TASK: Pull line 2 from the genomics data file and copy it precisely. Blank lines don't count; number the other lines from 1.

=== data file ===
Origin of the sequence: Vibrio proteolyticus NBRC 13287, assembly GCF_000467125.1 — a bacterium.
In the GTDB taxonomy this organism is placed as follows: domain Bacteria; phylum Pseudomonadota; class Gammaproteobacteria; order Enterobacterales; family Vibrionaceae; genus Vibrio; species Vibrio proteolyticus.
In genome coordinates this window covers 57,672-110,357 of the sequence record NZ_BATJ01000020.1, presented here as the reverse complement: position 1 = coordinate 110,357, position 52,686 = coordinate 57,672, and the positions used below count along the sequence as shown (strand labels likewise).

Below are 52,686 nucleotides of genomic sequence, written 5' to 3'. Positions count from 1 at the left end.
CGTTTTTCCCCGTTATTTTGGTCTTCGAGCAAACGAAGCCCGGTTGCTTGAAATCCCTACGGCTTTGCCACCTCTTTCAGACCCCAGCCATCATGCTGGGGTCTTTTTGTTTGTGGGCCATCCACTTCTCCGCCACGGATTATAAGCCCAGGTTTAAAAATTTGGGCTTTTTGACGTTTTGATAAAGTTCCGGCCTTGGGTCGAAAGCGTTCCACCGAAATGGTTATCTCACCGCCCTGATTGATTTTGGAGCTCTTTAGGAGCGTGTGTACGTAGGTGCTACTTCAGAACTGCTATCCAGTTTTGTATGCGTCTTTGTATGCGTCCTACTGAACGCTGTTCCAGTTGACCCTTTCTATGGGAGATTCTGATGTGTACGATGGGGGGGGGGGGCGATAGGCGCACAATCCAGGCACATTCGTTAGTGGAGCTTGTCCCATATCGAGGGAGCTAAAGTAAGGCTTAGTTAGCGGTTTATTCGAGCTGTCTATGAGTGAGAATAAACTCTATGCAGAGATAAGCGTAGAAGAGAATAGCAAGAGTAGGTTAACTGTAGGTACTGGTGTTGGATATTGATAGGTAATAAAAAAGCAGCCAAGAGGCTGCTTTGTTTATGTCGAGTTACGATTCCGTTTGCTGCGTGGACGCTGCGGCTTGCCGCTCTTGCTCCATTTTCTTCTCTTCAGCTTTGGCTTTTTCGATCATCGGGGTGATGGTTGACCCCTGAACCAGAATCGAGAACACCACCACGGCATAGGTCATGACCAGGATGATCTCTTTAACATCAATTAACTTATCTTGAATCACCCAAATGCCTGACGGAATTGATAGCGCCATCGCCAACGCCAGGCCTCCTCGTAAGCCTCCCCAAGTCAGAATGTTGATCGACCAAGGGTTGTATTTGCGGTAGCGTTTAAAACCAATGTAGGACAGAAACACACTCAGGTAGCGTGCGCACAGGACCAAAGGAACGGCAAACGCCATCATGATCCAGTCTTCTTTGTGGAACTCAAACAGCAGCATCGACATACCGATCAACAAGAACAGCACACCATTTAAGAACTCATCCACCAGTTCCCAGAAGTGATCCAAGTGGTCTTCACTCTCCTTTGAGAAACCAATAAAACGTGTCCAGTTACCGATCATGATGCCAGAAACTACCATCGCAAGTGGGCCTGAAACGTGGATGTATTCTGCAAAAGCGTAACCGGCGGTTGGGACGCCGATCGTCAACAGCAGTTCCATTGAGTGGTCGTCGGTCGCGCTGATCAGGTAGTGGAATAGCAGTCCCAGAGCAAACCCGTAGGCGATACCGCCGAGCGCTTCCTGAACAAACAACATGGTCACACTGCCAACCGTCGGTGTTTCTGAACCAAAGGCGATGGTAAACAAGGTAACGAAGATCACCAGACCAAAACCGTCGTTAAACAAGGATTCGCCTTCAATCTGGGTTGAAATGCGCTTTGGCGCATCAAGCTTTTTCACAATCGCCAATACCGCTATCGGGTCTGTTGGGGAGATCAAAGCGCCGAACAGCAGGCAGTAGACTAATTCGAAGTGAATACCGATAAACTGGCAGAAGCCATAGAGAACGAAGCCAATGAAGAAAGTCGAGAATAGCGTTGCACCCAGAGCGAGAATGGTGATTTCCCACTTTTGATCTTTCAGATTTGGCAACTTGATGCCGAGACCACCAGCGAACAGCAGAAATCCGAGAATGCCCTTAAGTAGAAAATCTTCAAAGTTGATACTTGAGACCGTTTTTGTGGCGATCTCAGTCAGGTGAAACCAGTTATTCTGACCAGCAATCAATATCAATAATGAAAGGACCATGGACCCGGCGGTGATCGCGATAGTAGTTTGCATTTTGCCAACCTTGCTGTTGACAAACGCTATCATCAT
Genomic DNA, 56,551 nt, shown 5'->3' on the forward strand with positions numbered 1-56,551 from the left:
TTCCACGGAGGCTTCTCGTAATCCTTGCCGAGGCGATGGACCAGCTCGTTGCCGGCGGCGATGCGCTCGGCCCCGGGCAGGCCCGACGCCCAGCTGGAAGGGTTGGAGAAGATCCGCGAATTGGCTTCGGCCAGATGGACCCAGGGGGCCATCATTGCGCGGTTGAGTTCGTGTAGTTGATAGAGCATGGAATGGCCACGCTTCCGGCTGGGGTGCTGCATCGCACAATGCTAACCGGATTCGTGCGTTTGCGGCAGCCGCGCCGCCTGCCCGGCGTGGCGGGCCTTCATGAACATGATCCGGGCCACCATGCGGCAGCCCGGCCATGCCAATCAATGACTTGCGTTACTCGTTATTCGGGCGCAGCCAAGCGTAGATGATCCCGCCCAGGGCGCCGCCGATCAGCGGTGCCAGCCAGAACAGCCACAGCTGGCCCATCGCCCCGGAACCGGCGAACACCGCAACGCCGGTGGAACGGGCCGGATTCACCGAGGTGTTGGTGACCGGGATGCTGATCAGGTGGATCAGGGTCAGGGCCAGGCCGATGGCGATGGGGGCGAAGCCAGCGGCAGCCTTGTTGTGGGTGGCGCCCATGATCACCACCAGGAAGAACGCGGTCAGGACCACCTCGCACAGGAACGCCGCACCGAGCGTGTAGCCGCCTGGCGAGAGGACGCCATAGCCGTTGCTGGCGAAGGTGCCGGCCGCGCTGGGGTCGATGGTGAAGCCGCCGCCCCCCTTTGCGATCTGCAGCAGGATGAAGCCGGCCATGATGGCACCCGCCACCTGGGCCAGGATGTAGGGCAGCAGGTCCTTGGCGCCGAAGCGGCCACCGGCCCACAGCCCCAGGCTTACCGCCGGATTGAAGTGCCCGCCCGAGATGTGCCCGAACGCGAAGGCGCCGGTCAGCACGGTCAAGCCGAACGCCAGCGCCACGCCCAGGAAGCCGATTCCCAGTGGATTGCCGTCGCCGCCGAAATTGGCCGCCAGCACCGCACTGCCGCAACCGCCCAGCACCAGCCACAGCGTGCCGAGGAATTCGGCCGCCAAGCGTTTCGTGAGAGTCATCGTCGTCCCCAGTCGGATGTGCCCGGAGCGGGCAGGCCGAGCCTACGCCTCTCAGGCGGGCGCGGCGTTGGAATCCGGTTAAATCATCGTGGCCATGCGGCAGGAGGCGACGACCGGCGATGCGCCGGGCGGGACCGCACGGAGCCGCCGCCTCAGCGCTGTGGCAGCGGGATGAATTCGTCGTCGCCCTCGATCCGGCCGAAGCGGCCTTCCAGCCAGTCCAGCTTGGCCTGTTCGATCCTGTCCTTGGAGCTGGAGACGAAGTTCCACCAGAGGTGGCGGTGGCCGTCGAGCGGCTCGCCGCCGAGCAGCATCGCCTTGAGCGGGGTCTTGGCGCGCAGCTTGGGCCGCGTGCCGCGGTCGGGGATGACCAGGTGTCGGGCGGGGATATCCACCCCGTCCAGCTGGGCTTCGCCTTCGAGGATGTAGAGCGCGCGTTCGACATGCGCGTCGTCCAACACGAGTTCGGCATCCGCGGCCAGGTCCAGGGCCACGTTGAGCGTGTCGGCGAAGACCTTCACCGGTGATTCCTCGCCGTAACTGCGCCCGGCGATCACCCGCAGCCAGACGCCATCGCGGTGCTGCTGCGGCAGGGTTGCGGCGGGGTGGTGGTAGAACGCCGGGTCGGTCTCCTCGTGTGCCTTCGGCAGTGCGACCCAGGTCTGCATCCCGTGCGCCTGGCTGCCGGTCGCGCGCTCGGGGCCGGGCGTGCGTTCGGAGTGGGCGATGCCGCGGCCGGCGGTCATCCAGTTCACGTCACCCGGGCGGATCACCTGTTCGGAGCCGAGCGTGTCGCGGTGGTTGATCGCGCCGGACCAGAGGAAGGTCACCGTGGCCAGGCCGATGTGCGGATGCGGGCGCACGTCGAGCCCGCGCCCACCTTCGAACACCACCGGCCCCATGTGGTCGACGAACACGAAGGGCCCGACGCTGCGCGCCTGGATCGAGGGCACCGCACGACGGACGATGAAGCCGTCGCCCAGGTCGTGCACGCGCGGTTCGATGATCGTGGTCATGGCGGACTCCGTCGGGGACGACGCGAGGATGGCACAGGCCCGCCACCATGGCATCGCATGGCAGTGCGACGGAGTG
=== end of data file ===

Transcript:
In the GTDB taxonomy this organism is placed as follows: domain Bacteria; phylum Pseudomonadota; class Gammaproteobacteria; order Enterobacterales; family Vibrionaceae; genus Vibrio; species Vibrio proteolyticus.